How much control do supply chain operators have?

Delve into the fascinating dynamics of supply chain operations and discover the true extent of control available to operators in this thought-provoking blog post. Gain valuable insights into optimizing operations, adapting to market fluctuations, and driving success in your supply chain management. Read now at to unveil the secrets of effective control in the world of supply chains.

How much control do supply chain operators have?

Businesses are working to maximize capacity and throughput all the time - but not all strategies to do so are the same. There are start-ups that focus on growth with an obsession to manifest the kind of returns dreamed up in boardrooms, but whose degrees of success depend on patience and execution. Then there are staples in various industries - Apple, Ford, Morgan Stanley, British Petroleum, and others that are looking for the same efficiency gains, but who are well into the middle of their corporate lifecycle and thus have cash, stability, and access to capital that enables them to do this. Deriving efficiencies - in these two examples - are mostly an internal function related to manufacturing costs, acquisitions, hiring, execution, etc. Supply chains are much, much more convoluted in the sense that for businesses that run them, so much is left up to things out of their immediate control. That’s not to say that the aforementioned companies live in a world where they have total control, hardly the case; but they have so much more than those working in logistics. Let’s elaborate.

There are a plethora of examples where control is utterly outside of the four walls of any given logistics business - AB5 and other laws that require near perpetual change for drayage carriers, rate changes in container shipping, incongruent and archaic software, driver shortages, government forced new technologies adoption, a lack of standardization (from reporting to rate qualification to operations), and much more. Some of the most tangible impacts to drayage carriers are well known - we won’t hash them out again here. The point is that so many other industries have more control over how their business functions in a given environment. Supply chain operators have so much more than just their business to run, they have to manage external factors and an ever-changing, multifaceted, dependent, and incongruent environment.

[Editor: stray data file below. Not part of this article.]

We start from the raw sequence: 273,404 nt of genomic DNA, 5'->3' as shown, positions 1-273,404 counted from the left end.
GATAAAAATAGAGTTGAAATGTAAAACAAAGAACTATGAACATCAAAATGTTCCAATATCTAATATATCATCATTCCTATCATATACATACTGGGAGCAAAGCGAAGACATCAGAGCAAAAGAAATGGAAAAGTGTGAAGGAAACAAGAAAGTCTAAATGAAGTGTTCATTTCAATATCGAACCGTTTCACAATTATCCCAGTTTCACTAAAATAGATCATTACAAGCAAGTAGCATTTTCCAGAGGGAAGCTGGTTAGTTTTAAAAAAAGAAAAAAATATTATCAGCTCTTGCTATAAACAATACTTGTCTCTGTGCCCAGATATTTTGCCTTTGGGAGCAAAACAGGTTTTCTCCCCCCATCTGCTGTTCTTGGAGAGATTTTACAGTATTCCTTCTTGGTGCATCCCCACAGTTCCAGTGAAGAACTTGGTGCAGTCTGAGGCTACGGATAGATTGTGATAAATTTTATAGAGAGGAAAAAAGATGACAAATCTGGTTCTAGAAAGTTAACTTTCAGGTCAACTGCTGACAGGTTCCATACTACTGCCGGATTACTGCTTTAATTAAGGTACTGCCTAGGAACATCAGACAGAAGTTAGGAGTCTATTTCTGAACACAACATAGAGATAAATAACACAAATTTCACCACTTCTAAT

We at PortPro obviously think software is a good way to help mitigate this challenge, but the purpose of this post is to highlight how other industries have congruence that enable businesses to focus more on their own operations instead of something - anything - else. Of course there are a plethora of organizations that lobby the government, work with other namesake companies in a given industry, collaborate and consolidate their efforts, deal with changing environmental factors, regulations, etc. but there are less business mitigating factors outside of the supply chain and in other industries. Apple, for example, may deal with competitors, security, new markets, and the like; but at their core they’re worried about building innovative products most of the time where a drayage trucking company, by contrast, is worrying about their service as much as they are worrying about external factors and the constant pivot. Imagine if Apple had to focus on other factors outside of its control as much as it focused on R&D for its next phone or chip. We doubt they’d be the one trillion dollar company they are today if this were the case. We digress.

JOC published an article on the 24th that gives some good insight to this discussion - and we feel it's a well-balanced article accounting for all sides. The article is linked below, but the title tells a lot; NY-NJ port truckers tepid on Saturday terminal gates. The TLDR says that weekend gates have been offered in parts of the country to mitigate delays and congestion at marine terminals. In theory, this is a brilliant idea, but falls short of the real problem. The article outlines why this is the case and gives really concrete examples - chassis shortages, the inability to get drivers to work on the weekend, hours of service limitations, labor shortages, expense, etc. So, if a drayage carrier wants to go pick up a container on a saturday - how prohibitive do these things sound to you? Well, like us, I’m sure it sounds decently challenging and thus the opportunity of Saturday gates is hamstrung from the start. This harkens back to our point at the onset of this post - so much of the supply chain's control is out of the hands of any one body or business. Even the terminal in this case is beholden to the labor that works on their facility. The drayage carrier to their driver, their driver to hours of service limitations, their assets to other assets, and so this could go on and on. Again - the point is not that supply chains can be inefficient - this we know; it’s that they are inefficient because there is a lack of control for and within one's own business. The examples are endless, but we’d be remiss if we also didn’t mention a more common sense answer to the Saturday gate is to just run for 24 hours Monday-Friday. You’d get more buy-in from truckers & companies and it would be in line with what the government has outlined (months ago, we might add).

So what’s the concrete solution? To be honest, we don’t know just yet. We know that our software solutions are helping our customers derive efficiencies and capacity, and that we’ll continue to perpetually evolve and modernize like any good software company should to deliver value and growth. In addition to this, we’ll eventually build out new products that allow for better interconnectivity, but some things - like the intrinsic interaction between businesses and the control that they have - will require dramatically changing the landscape.